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Lot # 37 (of 1525)   < Previous Lot | Next Lot >

1866 Currier & Ives Baltimore Base Ball Emporium CDV

Starting Bid - $1,000.00, Sold For - $2,088.00

Offered is an extraordinary new baseball card discovery representing one of the two or three earliest baseball cards known to exist. This 1866 CDV baseball card features a photographic image of the famous Currier & Ives American National Game of Base Ball lithograph on the front. The reverse features an advertisement for George Gratton's "Baltimore Base Ball Emporium." This establishment was one of the first in the country to specialize in all products relating to baseball, including "bases, batts [sic], spikes, scores, shoes, shirts, caps, books" etc. The Baltimore Base Ball Emporium, located on Baltimore Street east of Calvert, had its grand opening in 1866. Based on the style of the card, the year of the grand opening of the store, and the year of issue of the Currier & Ives print featured on the front, it is our opinion that it is highly likely that this advertising card dates from 1866. It is also very likely that the then just-released Currier & Ives print featured on the CDV was available for sale at the Baltimore Base Ball Emporium. Published in 1866, the American National Game of Base Ball was one of Currier & Ives most famous prints. The print features a game-in-progress scene of the 1865 Grand Match for the Championship played between the Atlantics of Brooklyn and the Mutuals of New York, which was played on August 3, 1865. The Atlantics won, 13-12, in a five-inning rain-shortened contest. Though this is one of baseball's most famous early images, it is often misidentified as featuring what is generally recognized as the first organized baseball game played between the Knickerbockers and the New York Nine played at Elysian Fields in June of 1846. Few realize that the players featured on this print are not generic depictions. Six members of the Atlantics can be clearly identified at the bottom right. They are Sid Smith, Joe Start, Dickey Pierce, Fred Crane, John Galvin, and Tom Pratt. In the crowd scene, facing the viewer, is Pete O'Brien. Because of the small scale of the CDV image, identification of the players is difficult on the CDV, but O'Brien in particular can still be easily identified with a magnifying glass on the CDV. As an advertising card, this style card is technically referred to as a "trade card." In the mid-to-late nineteenth century, trade cards were a very popular form of advertising which were distributed by merchants to customers, and which featured advertising for the establishment or in some cases a particular product.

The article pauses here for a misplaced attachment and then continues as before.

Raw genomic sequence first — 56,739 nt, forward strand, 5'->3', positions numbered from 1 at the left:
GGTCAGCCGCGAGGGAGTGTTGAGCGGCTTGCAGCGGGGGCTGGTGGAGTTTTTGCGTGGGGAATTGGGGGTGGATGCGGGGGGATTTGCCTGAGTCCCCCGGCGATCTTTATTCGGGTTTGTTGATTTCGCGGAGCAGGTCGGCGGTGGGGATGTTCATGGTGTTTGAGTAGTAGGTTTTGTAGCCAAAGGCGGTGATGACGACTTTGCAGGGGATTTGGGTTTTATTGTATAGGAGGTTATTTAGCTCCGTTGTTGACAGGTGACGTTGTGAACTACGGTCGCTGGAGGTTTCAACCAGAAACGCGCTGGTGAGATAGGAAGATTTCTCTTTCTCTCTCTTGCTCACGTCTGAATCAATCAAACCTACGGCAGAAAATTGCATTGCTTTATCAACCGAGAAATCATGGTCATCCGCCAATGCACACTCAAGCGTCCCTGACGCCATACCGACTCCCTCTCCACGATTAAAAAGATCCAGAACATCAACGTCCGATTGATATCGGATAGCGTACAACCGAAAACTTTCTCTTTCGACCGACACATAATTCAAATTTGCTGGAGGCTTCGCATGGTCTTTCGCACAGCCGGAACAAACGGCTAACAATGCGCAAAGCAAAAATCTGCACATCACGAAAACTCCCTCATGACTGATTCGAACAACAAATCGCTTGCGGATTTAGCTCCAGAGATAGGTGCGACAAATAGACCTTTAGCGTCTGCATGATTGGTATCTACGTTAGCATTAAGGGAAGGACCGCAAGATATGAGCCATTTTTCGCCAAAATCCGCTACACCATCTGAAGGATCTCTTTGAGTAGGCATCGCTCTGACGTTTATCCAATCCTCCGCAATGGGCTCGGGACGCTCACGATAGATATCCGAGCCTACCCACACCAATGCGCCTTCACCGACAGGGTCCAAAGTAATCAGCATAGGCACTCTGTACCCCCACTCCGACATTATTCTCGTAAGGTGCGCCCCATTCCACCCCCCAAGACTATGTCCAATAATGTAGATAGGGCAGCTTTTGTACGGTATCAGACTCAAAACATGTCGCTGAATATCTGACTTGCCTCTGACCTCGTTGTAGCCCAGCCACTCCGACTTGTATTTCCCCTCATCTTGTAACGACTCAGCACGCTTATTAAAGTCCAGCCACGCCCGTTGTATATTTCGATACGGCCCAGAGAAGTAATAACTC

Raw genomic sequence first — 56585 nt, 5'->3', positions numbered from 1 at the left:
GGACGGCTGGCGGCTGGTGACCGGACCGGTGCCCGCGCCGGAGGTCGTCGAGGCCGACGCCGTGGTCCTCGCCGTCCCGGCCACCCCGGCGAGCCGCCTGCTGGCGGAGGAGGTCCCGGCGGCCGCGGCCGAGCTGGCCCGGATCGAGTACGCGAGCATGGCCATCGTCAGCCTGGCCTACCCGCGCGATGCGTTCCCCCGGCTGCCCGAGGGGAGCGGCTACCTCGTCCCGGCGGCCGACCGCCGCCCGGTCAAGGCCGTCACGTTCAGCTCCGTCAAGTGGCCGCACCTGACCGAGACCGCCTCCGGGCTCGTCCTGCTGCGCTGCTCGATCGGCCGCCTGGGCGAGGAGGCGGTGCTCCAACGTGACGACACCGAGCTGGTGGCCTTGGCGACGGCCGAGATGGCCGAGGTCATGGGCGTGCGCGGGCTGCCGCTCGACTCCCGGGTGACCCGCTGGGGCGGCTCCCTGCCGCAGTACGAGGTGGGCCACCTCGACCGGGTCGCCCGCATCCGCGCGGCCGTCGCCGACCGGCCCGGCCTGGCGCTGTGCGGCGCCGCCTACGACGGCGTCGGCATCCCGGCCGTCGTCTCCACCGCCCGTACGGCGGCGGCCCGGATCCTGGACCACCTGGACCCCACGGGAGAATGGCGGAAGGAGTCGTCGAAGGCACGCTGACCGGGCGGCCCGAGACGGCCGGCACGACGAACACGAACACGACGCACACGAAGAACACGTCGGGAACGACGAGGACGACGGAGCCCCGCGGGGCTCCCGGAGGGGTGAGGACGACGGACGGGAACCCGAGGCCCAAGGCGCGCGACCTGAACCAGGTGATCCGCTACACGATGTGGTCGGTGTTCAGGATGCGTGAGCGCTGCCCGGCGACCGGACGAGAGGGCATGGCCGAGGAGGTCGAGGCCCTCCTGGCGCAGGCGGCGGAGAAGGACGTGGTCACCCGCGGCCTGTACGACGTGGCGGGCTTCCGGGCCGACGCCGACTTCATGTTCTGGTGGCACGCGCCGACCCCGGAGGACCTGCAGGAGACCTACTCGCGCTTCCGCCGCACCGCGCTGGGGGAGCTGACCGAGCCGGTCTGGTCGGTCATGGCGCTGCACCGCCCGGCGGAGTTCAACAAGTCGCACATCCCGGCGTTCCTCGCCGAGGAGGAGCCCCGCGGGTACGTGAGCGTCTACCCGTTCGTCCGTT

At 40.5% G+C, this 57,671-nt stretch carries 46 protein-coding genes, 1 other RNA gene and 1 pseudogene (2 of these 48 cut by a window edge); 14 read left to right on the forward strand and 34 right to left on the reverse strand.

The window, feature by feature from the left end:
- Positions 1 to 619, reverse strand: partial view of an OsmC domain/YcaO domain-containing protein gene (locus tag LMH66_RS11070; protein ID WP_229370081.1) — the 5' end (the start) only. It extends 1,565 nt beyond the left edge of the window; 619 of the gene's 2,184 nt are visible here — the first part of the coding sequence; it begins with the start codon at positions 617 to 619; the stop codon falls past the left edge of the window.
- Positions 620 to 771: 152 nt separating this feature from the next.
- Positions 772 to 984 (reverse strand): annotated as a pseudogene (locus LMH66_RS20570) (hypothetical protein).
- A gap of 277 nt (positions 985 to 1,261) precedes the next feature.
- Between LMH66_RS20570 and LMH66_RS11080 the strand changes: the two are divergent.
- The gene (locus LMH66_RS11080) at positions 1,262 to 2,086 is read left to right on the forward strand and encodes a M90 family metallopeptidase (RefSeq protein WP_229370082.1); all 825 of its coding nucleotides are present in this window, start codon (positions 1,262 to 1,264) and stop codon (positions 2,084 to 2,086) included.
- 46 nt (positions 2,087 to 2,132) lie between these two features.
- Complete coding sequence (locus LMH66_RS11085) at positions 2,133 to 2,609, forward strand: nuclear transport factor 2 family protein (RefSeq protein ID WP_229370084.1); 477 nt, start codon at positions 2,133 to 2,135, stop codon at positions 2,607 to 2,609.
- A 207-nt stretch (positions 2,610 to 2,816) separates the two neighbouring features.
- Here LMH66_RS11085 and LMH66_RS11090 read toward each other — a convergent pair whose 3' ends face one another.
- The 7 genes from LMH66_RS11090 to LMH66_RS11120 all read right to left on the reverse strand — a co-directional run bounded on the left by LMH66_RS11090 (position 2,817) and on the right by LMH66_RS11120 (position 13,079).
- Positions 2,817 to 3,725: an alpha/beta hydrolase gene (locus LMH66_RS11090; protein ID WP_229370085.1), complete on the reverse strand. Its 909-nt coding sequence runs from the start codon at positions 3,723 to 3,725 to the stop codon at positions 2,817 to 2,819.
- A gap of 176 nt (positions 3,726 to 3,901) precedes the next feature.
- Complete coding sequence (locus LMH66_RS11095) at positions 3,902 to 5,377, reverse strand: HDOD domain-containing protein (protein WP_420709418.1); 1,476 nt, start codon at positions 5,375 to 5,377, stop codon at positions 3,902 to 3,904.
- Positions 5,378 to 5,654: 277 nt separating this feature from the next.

There has long been discussion in the world of collecting about which was "the very first baseball card." In discussing this topic, one must of course first define what qualifies as a baseball card. To us, the 1863 Grand Match at Hoboken Benefit CDV ticket/card qualifies as the first baseball card, because this was the first card picturing a baseball player printed for the purpose of promoting the retail sale of a product to the public. In that case, the product was admission to a game. Some define the term "baseball card" differently. There is, of course, no one correct definition, but to those who prefer to define the 1863 Hoboken card as a ticket, the distinction of the earliest baseball card would fall on either the James Creighton memorial trade card with advertising on the reverse for Peck & Snyder, or this newly discovered Baltimore Base Ball Emporium CDV advertising card. Both of these cards are undated. We are relatively certain that the Baltimore Base Ball Emporium card dates from 1866. Creighton died in 1862. While it is not clear exactly when the memorial card was printed, it is likely that it precedes 1866 by as much as a couple of years. In either case, and no matter what one's definition of the term "baseball card," this newly discovered Baltimore Base Ball Emporium advertising card is one of only several baseball cards which deserve serious consideration in a scholarly discussion about what is the earliest of all baseball cards. This may not be the first, but it is not far behind; and if the Baltimore Base Ball Emporium was, indeed, a seller of the Currier & Ives print in 1866, this card would then hold the distinction of being the first baseball card issued to promote the sale of a specific manufactured product. Today there are fewer than ten surviving original examples of the 1866 Currier & Ives American National Game of Base Ball print. The last example of this famous print to be sold realized over $80,000. This is the only known period card featuring this important and classic Currier & Ives image. By any measure, this is one of baseball card collecting's earliest issues, and one the very few cards dating from the dawn of the game's great popularity as America's National Pastime.

The card has corners clipped (which is not uncommon when dealing with 1860s CDVs), and is otherwise in Very Good condition. 2.375 inches x 3.75 inches. Reserve $1,000. Estimate $1,000/$10,000. SOLD FOR $2,088.00

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